Post then spoke about ingredient statements as they relate to meat and poultry products, which are intended to help consumers make informed decisions. The FDA and USDA’s Food Safety and Inspection Service jointly approve ingredients used in the production of meat and poultry products. The USDA uses the common FDA naming conventions for ingredients such as eggs and sugar, unless the FDA regulation is contrary to the USDA regulation of policies—in general, the conventions among both agencies are very close. Post also discussed labeling of flavorings, spices, and colorings, as well as some flavoring ingredients that must be identified by source, such as hydrolyzed gelatin and autolyzed yeast. He also added that a product derived from meat or poultry must list the species or kind—dried chicken stock, not dried poultry stock, for instance.

In a hands-on workshop, Crossman asked attendees to put together the ingredient list for pasta based on a provided recipe and then determine which ingredients in another product need to appear on the label. Afterward, she discussed the requirements associated with labeling flavors before leading a second hands-on workshop. In this one, attendees determined if flavors could be labeled as natural or artificial based on their names, then decided if these could be included in a chocolate bar. Finally, the day concluded with an exercise that asked attendees which ingredients used to create flavors needed to be included on the overall product label.

During the second day of the course, Post and van Laack opened the day’s session with a discussion of the FDA’s and USDA’s nutritional labeling requirements. After touching on the proposed changes to the nutritional panel, they went over the nutrients required for listing, as well as serving sizes, the concept of the daily value (DV), and how these all must be formatted on the labels. They also listed some exemptions to these rules, such as small businesses, low-volume food products, and medical foods.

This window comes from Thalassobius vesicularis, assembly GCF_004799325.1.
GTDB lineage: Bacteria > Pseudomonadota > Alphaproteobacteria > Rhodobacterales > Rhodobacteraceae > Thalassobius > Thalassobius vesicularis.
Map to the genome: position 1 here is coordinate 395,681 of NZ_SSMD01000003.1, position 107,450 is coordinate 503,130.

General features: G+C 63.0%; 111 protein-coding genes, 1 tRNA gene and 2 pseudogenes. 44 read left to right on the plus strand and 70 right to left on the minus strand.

Carolyn Fisher, a senior scientist at Decernis who manages the global food additive database in gComply Plus, led a hands-on workshop on these requirements. She asked attendees to determine which nutrients from a list must be included on nutritional labels, pointing out differences between the FDA and USDA requirements.

Afterward, Greenberg and Post examined the types of health claims and nutrient content claims that are allowed by the FDA and USDA, as well as structure/function claims for the FDA; van Laack then talked about other types of claims, which included organic, natural, non-GMO, gluten-free, and cage-free. To solidify participants’ understanding of how these claims can be applied, Greenberg led a hands-on workshop in which he flashed product claims on the screen and asked the audience which were permissible to include as structure/function claims and which were unlawful drug claims.

The course concluded with a panel discussion that provided updates on recent developments relating to food label regulatory decisions, trends in litigation, and issues to keep an eye on, including pending changes to the nutritional label and the 2015 Dietary Guidelines.